Supreme Court Slaps Down Colorado’s Unequal Treatment Of Churches In COVID Rules

Supreme Court Slaps Down Colorado’s Unequal Treatment Of Churches In COVID Rules

The Supreme Court sided with a rural Colorado church Tuesday that challenged the state Democrat governor’s COVID rules restricting building capacity in some parts of the state.

The 6-3 decision overturned lower court rulings that had upheld Gov. Jared Polis’s church gathering limits to a maximum of 25 percent or 50 people, whichever is fewer, and ordered lower courts to re-examine the case.

“Today in Colorado it is perfectly legal for hundreds of shoppers to pack themselves cheek by jowl into a Lowes or other big box store or patronize any one of the thousands of other retail establishments that are not subject to draconian numerical limits,” church attorney Barry Arrington told National Review.

In the brief unsigned order, Justices Elena Kagan, Stephen Breyer, and Sonia Sotomayor dissented, arguing the case was moot given the state had already repealed its COVID orders on churches following a November ruling in a similar case out of New York nullifying religious restrictions.

The case was brought by the High Plains Harvest Church north of Denver, arguing the state was unlawfully targeting religious institutions by imposing harsher restrictions on churches than shopping centers.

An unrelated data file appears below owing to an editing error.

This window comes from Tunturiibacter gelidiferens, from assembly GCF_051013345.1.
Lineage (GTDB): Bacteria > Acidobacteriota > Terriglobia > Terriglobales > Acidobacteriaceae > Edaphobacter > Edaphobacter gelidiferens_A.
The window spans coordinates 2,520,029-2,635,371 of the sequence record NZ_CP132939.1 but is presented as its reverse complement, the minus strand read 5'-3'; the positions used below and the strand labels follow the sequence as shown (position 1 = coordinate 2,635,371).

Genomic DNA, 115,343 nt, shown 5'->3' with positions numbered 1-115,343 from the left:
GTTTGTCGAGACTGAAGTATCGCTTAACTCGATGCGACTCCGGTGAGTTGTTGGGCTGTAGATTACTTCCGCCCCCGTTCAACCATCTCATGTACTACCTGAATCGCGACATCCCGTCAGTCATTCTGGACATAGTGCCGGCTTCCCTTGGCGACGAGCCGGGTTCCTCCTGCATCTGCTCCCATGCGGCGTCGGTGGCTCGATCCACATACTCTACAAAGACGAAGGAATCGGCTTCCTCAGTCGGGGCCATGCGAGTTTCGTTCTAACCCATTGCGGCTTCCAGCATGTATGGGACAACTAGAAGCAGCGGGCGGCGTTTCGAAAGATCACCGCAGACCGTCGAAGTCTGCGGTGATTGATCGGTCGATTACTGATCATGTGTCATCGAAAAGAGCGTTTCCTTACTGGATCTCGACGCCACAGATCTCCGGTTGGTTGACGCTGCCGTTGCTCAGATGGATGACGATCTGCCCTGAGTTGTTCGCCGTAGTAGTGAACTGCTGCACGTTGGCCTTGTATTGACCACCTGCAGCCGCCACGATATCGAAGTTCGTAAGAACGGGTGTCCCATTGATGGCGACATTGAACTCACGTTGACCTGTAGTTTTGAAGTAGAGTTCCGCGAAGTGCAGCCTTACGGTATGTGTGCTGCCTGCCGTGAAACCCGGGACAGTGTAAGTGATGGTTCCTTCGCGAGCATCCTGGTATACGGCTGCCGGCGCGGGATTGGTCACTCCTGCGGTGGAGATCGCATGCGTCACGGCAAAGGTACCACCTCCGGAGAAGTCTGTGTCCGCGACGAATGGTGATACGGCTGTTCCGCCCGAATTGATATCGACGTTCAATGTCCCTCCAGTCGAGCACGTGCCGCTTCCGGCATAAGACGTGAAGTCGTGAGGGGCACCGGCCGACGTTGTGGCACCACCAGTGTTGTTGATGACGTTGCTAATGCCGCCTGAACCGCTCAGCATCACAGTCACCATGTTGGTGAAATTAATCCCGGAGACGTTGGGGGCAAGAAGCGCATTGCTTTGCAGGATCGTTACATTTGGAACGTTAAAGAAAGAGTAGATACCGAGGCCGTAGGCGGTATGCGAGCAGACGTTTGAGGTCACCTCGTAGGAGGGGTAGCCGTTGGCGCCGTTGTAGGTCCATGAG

On Tuesday, the Supreme Court also handed down its ruling on a New Jersey case brought by a Catholic priest and a rabbi. This ruling overturned limits on religious gatherings in houses of worship, wiping out executive rule-favoring opinions in the lower courts.

The cases upholding religious liberty come on the heels of rare public remarks by Justice Samuel Alito criticizing coronavirus lockdowns this year as placing “previously unimaginable” restrictions on American freedom.

“We have never before seen restrictions as severe, extensive and prolonged as those experienced for most of 2020,” Alito said in a virtual speech to The Federalist Society. “The COVID crisis has served as sort of a constitutional stress test.”

Tristan Justice is the western correspondent for The Federalist. Follow him on Twitter at @JusticeTristan or contact him at [email protected]
Related Posts